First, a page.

Embracing And Extending RT – Tuesday PM

“Jesse Vincent”: of “Best Practical”: along with “Robert Spier”: of some little company called “Google”: Presented on Extending and Embracing RT. So what is “RT”: ? Well you could follow the link, but that would be too easy.

RT is Request Tracker, a “Ticketing System”. A generic way to file a notification into a queue, and then manage it inside your corporate workflow. How you use a ticketing system varies greatly on your company, and what you need. RT is designed to be flexible enough to meet those needs.

I didn’t need to take too many notes outside of the slides, but that was largely because the slides explained things very well, and I have also ==read the RT book== , and use the program.

The slides gave a lot of extra information on tools and methodology to directly work with the insides of RT, both for using it’s api’s for interfacing with the data, as well as customizing the code itself.

One of the main things I pulled from this was assurances on certain features my job has been most interested in, and a knowledge that upgrading our older internal version will really give a lot of very wanted toys to certain people.

Charting and graphing is now built in, instead of needing the Statistics plugin, or your own tools (still easily available though). The entire interface has been redone, and is now XHTML strict + CSS *yay*, the default homepage is a user customizable page, with droplets.

RT is a system that now more than ever I heartily recommend for organizations who need to manage queues, tickets, requests, and any other name that applies to this basic management concept. It’s amazing power, plentiful features, and ease of extensibility lend itself to small and large organization alike. And of course, it knocks the socks off that lame “Bugzilla”: product 🙂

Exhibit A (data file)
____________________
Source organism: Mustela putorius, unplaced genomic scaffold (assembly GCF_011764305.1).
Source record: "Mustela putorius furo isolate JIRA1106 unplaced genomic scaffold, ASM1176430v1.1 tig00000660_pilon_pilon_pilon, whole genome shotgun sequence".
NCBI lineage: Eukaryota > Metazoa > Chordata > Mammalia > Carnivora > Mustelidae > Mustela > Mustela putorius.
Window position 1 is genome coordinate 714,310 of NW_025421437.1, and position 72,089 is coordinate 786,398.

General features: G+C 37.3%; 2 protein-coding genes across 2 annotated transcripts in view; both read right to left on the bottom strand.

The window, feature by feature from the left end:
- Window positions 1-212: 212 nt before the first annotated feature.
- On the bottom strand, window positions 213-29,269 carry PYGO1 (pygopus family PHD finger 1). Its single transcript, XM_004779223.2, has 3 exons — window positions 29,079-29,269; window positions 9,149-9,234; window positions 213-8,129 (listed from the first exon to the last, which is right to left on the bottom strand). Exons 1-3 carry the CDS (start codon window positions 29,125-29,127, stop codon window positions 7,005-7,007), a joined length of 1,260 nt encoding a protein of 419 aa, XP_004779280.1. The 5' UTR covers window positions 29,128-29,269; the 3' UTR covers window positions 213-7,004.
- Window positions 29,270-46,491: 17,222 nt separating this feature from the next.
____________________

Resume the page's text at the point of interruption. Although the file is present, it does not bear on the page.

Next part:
Advanced DBI – Tuesday Morning OSCON

Tuesday morning I attended “Tim Bunce’s”: Presentation on Advanced DBI (Slides Coming Soon). I attended this “presentation”: several years ago, and wanted to see the updated version.

Tim Bunce is the creator of DBI, the Perl Database Interface, and a great source to tell you what you need to know about DBI. I’m appending my notes to the slides here, that might pull some of my perspective to them.

The biggest highlights of the presentation to me:

* Enhanced Debug modes
** now can provide coderef’s for dispatching at debug and error levels
** Easy ENV vars to turn on debugging
** Easy to enhance
* Enhanced Profiling
** Multiple levels for great verbosity
* swap_inner_handle
** this method is a “Brain Transplant Voodoo” method
** Will allow some magic that we want to do with automated handling for read-only slaves, and write masters (See this space later for logic when we figure it out)

Oscon Monday wrap-up

I’d better catch up. On Monday afternoon I was signed up for “MJD’s”: Higher Order Perl class. This was a very useful class, but wound up being stuff I’ve already heard/read. During the break I jumped over and caught the last amazing half of Damians’ amazing Vim class. This one had some great tools I hadn’t seen before, and is just another reason that your company should look at hiring him in for training. Even if your company doesn’t even want to think about Perl, that was one of the most useful presentation’s I’ve seen.

As for MJD’s class. I really must say the content was extremely good, and his style of presentation is very nice, but it was exactly stuff I’d seen before, and what I’d read in his most excellent Higher Order Perl book. If you want to really change your view of what Perl is, or if you are a Lisp/Scheme/other functional programmer and want to see how Perl can work for you, check this book out.